"How do I deal with a toxic work environment even though I like my job?"
Nataly Kogan is a successful entrepreneur, sought-after keynote speaker, and the founder and CEO of Happier Inc., a global learning platform that has helped more than one million people live happier lives. She and her work have been featured in hundreds of media outlets, including the New York Times, The Wall Street Journal, TEDx, and The Dr. Oz Show. For more, visit natalykogan.com. Here's her advice.
First, get really clear what makes your workplace toxic. Is it bad or non-existent communication? Gaslighting? A culture of overwork that leads to burnout? Relentless micro-managing? This will help you decide if you can do anything about directly reducing the impact this has on you or if you need to change jobs, flat out.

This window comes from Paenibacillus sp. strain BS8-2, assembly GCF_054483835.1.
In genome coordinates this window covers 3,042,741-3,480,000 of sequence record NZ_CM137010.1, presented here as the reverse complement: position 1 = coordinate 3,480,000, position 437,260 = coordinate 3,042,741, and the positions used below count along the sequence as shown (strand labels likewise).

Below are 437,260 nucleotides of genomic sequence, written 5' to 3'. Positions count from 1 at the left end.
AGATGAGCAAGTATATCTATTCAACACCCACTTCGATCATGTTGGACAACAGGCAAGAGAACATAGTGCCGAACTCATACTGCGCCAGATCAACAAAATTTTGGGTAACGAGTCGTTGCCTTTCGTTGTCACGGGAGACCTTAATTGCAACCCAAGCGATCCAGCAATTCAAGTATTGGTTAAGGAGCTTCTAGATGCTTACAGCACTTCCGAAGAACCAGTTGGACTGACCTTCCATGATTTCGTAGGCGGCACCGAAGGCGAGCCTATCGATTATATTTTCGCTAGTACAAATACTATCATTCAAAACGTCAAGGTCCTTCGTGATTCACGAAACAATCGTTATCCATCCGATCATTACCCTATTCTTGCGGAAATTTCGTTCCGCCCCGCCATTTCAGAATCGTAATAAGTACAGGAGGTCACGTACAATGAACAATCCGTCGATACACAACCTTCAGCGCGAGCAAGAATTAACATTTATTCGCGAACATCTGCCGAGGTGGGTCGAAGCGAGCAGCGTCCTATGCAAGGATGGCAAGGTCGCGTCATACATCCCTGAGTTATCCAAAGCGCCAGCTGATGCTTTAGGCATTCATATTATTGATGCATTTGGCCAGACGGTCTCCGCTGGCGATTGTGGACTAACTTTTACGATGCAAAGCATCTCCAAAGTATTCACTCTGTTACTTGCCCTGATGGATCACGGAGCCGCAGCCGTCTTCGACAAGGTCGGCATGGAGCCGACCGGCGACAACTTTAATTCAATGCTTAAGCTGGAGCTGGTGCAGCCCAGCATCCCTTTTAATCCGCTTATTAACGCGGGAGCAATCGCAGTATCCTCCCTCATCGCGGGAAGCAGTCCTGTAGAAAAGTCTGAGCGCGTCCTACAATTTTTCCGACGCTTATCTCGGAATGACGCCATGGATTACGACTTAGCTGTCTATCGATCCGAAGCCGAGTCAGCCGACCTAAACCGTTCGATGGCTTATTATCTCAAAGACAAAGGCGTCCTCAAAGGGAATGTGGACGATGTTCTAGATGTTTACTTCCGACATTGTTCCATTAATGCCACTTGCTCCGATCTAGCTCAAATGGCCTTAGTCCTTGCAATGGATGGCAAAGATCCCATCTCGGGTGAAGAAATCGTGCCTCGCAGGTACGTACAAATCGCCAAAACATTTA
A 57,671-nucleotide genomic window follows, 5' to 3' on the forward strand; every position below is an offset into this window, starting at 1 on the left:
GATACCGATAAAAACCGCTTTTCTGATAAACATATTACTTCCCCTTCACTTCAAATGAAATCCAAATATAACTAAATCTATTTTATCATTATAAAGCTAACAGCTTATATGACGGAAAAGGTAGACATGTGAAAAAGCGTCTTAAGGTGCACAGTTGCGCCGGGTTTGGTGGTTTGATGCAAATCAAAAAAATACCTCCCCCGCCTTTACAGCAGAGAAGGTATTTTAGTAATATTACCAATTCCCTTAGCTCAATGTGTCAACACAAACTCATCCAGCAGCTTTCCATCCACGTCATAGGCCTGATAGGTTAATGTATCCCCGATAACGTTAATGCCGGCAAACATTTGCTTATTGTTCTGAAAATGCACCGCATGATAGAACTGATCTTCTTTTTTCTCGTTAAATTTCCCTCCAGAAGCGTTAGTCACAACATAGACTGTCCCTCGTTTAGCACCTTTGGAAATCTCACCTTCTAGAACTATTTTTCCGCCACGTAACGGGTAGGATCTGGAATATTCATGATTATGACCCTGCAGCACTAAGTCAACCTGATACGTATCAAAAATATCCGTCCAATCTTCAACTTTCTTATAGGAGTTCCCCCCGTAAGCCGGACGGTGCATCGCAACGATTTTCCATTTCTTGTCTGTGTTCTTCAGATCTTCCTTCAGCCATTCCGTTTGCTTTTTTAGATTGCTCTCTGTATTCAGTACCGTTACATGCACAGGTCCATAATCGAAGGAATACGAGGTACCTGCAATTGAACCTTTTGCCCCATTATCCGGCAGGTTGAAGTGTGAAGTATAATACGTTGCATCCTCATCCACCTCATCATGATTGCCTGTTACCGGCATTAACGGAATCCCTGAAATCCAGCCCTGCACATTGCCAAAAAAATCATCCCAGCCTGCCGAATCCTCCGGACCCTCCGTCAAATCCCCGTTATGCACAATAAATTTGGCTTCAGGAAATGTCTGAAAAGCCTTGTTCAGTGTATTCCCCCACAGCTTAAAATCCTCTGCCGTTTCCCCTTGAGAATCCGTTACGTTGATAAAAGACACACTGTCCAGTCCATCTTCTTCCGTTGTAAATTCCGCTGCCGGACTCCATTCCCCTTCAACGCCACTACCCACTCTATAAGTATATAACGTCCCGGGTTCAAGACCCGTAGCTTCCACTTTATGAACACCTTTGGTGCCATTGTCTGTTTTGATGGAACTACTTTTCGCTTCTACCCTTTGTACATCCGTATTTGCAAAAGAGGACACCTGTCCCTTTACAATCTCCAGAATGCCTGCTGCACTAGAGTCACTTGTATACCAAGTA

A few questions to consider: What are the top three specific things that make you feel like this is a toxic environment? (Here, be sure to get really specific: is it a certain colleague? The team environment? Your boss? The overall culture in the organization?)
Now, think about whether there is there anything you can do to reduce the toxic impact these people or things have on you. For example, if it's your boss, can you consider changing teams? If it's a colleague, can you seek out ways to interact less with that person?
Still, if you find that you can't control or change the factors that are making this a toxic workplace, you will need to look for a new job. In fact, creating a healthier work environment shouldn't be up to you entirely—in a perfect world, anyway!
We're here to tell you that, yes, you *can* find a similar—or better—role in a different company without a toxic, draining, or negative culture. And if you do go the job-search route, you'll be equipped with the right questions to ask in the interview and recruiting process to hopefully prevent history from repeating itself.